Giving Up The Geek: Tony Pacitti, author of My Best Friend Is A Wookiee

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Being a nerd is never easy, and Toni Pacitti has made it through the other side. He’s recently chronicled his life story – and how it relates to the Star Wars saga – in My Best Friend Is A Wookiee. It’s an autobiographical coming of age tale with a bit of sci-fi thrown in for good measure that reminds us all of the good old days when we were being picked on and laughed at. We might have come far from those times, but we’re still nerds at heart.

Post your nerdiest childhood moment that you now smile at (and maybe still cringe a little bit when thinking about it) in the comments, and we’ll send the best story a copy of Pacitti’s book.

Michelle Castillo: Why do you think Star Wars has a role in everyone’s life?

Tony Pacitti: Like everyone any good fairytale or fable, there’s a moral behind the story – if you can see past the robots or the laser, which might turn people off of the fact that it’s sci-fi.

MC: Who were you writing for when you wrote My Best Friend is A Wookiee?

TP: I certainly had nerds in mind. It is a memoir about being a Star Wars fan. I had to make an effort not making it too inclusive. I had friends who were not big Star Wars fans who didn’t want to read it because they weren’t that into (the Star Wars universe.)

But, everyone went through awkward teenage moments, and everyone was picked on at sometime. Even if you ‘re not a big Star Wars fan, the coming of age aspect is pretty universal.

MC: Do you still find Star Wars as relevant in your life?

TP: I still tell people without doubt that Empire Strikes Back is my favorite movie. I don’t need it as a security blanket. The prequels certainly don’t get me as angry as they did initially. I still enjoy them just as much as I did as a kid. Every time I watch them, I still get happy. I can’t listen to some of the music without tearing up.

MC: Wow, so you are just as into Star Wars as you were in your youth?

TP: Oh yeah absolutely. I actually just went to the Star Wars convention in Orlando. My girlfriend had helped me put a rebel flight suit together. I was conscious of wearing costumes outside of Halloween earlier (but I did it anyway). That was my most recent nerd victory.

MC: What is it about Star Wars that still moves you?

TP: I don’t know. I just think the music is really excellent. Without the images, the music really gets the message across. I really link it to how important it was to me as a kid.

MC: Would you share Star Wars with your nieces and nephews or kids?

TP: Absolutely, just to show them a great time. I feel like a little kid is just so open to being excited about things. There’s nothing more exciting than Star Wars when your seven.

MC: If you had the power of the Force back then, would it have made a difference?

TP: There are a bunch (of times) that came to mind. There are definitely some friendships that I talk about in the book that ended  in ways that I necessarily wouldn’t have liked. They weren’t falling outs; they were gradual separations. The Force would have definitely been helpful to find out how genuine or how disingenuous some people were. I don’t regret having learned those lessons though.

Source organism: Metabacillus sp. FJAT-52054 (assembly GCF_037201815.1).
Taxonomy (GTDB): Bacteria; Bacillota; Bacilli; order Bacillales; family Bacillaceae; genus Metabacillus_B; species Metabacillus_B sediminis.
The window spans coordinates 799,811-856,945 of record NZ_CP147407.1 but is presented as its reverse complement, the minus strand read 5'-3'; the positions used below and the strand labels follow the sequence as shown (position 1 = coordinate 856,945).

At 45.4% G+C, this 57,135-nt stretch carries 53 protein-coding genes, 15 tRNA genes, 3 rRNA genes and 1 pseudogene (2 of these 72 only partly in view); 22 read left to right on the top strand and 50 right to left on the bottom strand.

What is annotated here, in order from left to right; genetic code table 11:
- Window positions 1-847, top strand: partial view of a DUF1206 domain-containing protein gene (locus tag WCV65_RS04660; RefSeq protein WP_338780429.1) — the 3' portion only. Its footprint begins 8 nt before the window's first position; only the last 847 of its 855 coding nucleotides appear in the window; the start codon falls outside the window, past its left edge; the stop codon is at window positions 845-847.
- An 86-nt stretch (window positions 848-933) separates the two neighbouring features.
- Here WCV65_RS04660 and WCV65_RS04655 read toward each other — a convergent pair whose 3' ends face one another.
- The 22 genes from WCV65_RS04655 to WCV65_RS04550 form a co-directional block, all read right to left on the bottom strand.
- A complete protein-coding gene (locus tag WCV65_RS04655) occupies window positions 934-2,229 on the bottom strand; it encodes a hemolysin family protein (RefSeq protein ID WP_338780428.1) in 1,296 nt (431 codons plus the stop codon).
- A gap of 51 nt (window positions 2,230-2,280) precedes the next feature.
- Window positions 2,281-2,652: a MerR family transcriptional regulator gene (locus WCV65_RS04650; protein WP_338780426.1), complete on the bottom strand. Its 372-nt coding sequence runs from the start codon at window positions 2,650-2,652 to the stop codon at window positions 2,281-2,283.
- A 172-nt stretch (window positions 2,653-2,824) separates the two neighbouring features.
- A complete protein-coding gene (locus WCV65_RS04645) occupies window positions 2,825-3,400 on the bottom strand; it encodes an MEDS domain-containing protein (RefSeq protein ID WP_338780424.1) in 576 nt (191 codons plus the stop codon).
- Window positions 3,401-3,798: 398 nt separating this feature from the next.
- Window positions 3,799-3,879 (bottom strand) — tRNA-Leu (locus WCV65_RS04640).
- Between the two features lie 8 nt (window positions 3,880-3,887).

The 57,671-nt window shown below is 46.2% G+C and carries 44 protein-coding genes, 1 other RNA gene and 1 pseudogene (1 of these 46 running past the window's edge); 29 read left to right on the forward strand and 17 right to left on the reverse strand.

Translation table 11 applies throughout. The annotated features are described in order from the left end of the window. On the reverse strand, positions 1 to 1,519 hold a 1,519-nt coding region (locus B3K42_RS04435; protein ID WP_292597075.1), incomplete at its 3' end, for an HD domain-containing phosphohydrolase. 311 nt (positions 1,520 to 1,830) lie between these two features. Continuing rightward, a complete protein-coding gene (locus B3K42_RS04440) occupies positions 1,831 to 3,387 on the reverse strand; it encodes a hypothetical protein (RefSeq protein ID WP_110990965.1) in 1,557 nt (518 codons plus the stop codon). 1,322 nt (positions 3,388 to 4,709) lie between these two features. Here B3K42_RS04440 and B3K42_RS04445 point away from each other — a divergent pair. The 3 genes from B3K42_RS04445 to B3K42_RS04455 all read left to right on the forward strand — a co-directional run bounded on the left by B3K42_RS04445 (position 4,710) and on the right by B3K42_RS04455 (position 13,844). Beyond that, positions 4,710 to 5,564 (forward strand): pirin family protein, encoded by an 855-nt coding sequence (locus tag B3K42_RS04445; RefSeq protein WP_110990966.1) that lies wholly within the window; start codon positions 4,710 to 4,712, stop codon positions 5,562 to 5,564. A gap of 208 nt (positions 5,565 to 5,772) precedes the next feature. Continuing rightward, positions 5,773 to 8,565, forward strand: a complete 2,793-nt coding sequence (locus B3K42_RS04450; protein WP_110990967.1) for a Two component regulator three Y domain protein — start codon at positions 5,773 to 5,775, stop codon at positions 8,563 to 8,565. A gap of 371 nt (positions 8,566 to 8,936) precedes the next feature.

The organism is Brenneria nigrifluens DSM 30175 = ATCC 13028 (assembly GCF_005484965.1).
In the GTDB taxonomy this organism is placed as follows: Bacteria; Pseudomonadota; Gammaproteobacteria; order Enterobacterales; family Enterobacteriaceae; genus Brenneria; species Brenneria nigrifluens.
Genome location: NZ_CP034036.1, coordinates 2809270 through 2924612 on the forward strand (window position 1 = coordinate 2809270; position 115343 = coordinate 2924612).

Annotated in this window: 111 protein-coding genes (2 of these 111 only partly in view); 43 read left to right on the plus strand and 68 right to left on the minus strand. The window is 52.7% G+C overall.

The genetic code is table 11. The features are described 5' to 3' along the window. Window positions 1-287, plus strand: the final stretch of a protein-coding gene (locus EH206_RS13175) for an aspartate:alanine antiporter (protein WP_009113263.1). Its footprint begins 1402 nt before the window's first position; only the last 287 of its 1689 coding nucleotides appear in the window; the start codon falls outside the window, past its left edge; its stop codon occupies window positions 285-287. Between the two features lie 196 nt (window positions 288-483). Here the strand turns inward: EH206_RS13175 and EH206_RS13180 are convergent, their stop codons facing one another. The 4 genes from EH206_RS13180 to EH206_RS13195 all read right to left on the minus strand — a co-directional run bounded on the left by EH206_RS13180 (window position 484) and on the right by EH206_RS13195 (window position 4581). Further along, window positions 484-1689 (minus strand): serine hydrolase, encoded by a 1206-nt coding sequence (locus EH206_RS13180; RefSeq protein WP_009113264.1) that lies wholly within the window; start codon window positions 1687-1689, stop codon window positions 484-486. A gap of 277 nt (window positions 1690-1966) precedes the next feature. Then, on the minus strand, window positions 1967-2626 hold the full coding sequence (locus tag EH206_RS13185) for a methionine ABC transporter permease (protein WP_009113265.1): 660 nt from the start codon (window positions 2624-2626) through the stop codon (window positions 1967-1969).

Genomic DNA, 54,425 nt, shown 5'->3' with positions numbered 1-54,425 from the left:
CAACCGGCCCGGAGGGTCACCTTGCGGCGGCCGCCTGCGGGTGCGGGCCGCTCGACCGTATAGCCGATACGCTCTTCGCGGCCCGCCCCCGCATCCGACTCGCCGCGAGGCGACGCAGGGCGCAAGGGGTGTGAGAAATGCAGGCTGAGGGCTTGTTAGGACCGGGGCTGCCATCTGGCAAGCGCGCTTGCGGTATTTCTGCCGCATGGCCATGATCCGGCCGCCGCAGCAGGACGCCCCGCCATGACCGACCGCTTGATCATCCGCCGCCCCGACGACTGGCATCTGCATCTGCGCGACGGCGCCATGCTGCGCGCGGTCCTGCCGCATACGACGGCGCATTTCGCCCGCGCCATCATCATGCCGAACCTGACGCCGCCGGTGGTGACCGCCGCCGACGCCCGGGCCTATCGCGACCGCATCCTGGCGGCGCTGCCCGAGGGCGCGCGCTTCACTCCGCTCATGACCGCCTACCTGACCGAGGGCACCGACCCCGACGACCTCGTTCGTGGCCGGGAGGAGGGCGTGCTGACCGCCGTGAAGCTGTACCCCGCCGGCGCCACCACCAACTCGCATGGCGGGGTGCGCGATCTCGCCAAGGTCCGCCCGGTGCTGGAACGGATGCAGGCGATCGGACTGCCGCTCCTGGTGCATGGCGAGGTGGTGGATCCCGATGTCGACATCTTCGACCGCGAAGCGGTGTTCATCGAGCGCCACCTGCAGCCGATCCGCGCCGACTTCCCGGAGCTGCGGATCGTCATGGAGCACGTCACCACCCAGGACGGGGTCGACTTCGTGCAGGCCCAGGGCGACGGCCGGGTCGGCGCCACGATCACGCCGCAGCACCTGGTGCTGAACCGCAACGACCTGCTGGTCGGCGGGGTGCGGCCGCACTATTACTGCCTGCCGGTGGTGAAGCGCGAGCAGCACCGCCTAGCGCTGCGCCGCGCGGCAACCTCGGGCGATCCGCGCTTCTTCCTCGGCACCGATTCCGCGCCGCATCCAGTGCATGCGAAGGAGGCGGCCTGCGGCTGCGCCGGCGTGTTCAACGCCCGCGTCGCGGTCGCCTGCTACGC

MC: What other movie series has the staying power of Star Wars?

TP: Lord of the Rings, maybe? The books have been around for what, 50 years. I don’t know what would really be the next Star Wars. I don’t think it will be Twilight. (Actually,) I’m sure there are people out there that 30 years down the road that would love to see a prequel trilogy about Edward. (laughs) I don’t know.

MC: Why are you okay with being a nerd now?

TP: I think just coming to be okay with who I was is a big part of it. By the time I was 16 or 17 in high school, I was finally starting to be okay with myself  and surrounding myself with friends who had very similar interests and were also okay with who I was. I didn’t think I had to try to impress somebody or be someone I wasn’t. Realizing I was okay with being a nerd, that tipped me off.

And the world is a much more nerd friendly place…. Video games have sort of taken off. All this nerd stuff is so mainstream pop culture now, to use to nerd to degrade somebody doesn’t fly anymore. I wouldn’t say never, but it’s hard to offend somebody by calling them a nerd.

MC: Any advice for current or future nerds?

TP: I want to say just keep your head up, sort of tough it out, but it’s tough to say to a kid. It’s really hard when you’re younger. It’s really hard to be okay with yourself, but it’s really key. If you can somehow manage to have a shred of confidence as a young nerd that will really get you through it. You’ve got to like yourself; you’ve got to like yourself before other people will.

MC: Hmm I would have thought it would be not to take your action figures out of the package…

TP: (Laughs) Do not take your figures out of the package! I wouldn’t be making lattes right now as my day job if I hadn’t done that.

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